We knew that she was going to have a follow up appointment three days later that same week on Friday, so decided to stay in Santa Monica the full week. We also all felt more at ease with her being close by afterwards incase anything went wrong. My older daughter, Hailey, was going to be along for the ride as well, although I hated having her out of kindergarten so long.
That Monday, Hailey woke up with a terrible cold. I immediately thought of all the ways this was really terrible. It was going to make for a very long week, but more so I was worried about Penelope catching it and not being able to have her surgery. We also had Penny’s 2-month well baby checkup. Thankfully, they agreed we should delay vaccinations until after her surgery so we didn't have to worry about side effects on top of everything else. They also gave us some surgical masks for Hailey.
While there, we received a call from the hospital in Santa Monica informing us of what time to be there. We were previously told that newborn surgeries are always scheduled for the morning, due to the fasting that needs to be done. So finding out that her surgery was scheduled for 12:45 pm absolutely threw me!
The following few hours were filled with back and forth headaches dealing with the guidelines of fasting. They originally said no nursing the 4 hours leading up, and clear liquids for 2 hours longer. So theoretically that should mean last feeding at 8:45, except then they go on to say, 6am! That would be a full 8 hours in between feedings. It seemed like nothing I was saying was making them understand that their math was off. Finally, they consulted her pediatrician, and she said breast milk, not formula, is mostly considered a clear liquid so it was ok closer to her surgery. We settled on a feeding 3 hours ahead of time.
Although I felt bed, Hailey happily wore the mask in the car for the few hours it took to get to Santa Monica, to avoid getting the baby sick.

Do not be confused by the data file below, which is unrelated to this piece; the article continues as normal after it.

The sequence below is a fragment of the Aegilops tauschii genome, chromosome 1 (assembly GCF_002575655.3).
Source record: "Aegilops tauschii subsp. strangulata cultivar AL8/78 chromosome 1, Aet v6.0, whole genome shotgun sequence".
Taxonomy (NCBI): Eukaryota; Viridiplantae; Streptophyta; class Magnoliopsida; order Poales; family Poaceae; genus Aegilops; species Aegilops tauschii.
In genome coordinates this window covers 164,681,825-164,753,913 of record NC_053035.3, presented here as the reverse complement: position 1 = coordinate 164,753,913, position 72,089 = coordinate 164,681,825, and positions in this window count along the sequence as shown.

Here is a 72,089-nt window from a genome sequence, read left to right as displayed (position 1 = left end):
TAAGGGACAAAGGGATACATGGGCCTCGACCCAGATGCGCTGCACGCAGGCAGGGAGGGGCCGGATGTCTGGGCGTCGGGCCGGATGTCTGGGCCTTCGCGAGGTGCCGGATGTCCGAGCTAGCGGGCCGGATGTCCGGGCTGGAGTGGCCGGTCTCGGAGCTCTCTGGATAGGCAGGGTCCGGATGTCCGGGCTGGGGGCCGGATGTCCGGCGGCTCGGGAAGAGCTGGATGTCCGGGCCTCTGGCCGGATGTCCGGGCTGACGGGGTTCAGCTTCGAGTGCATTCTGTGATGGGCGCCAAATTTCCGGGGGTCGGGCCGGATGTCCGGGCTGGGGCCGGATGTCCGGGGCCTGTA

The next morning, we woke very early, we to breakfast, and headed to the hospital with a very sick 5 year old in tow. Penny had her last feeding around 9:30am and seemed to do just fine afterwards.
When it was time to go back, I went with the baby alone while my husband and oldest waiting in the waiting room.
I met with her doctor, the anesthesiologists, and the nurses that would all be in the room. Everything was going fine until they tried to take her vitals. They had to take tape a pulse reader onto her ear, which looked pretty darn uncomfortable. After about 45 minutes, they were ready to take her back.
At this point she was now in full-blown tears and I felt just awful. They issued me a beeper like you get at restaurants when there is a wait, and sent me back to the waiting room. We decided that instead of waiting and worrying, we would spend the 30-45minute time frame hitting up the hospital cafeteria.
By the time we were done eating, it was right at about 45m so we headed back. Time was dragging on and on and before we knew it, it had been more than an hour past the time we'd been told to expect to see her.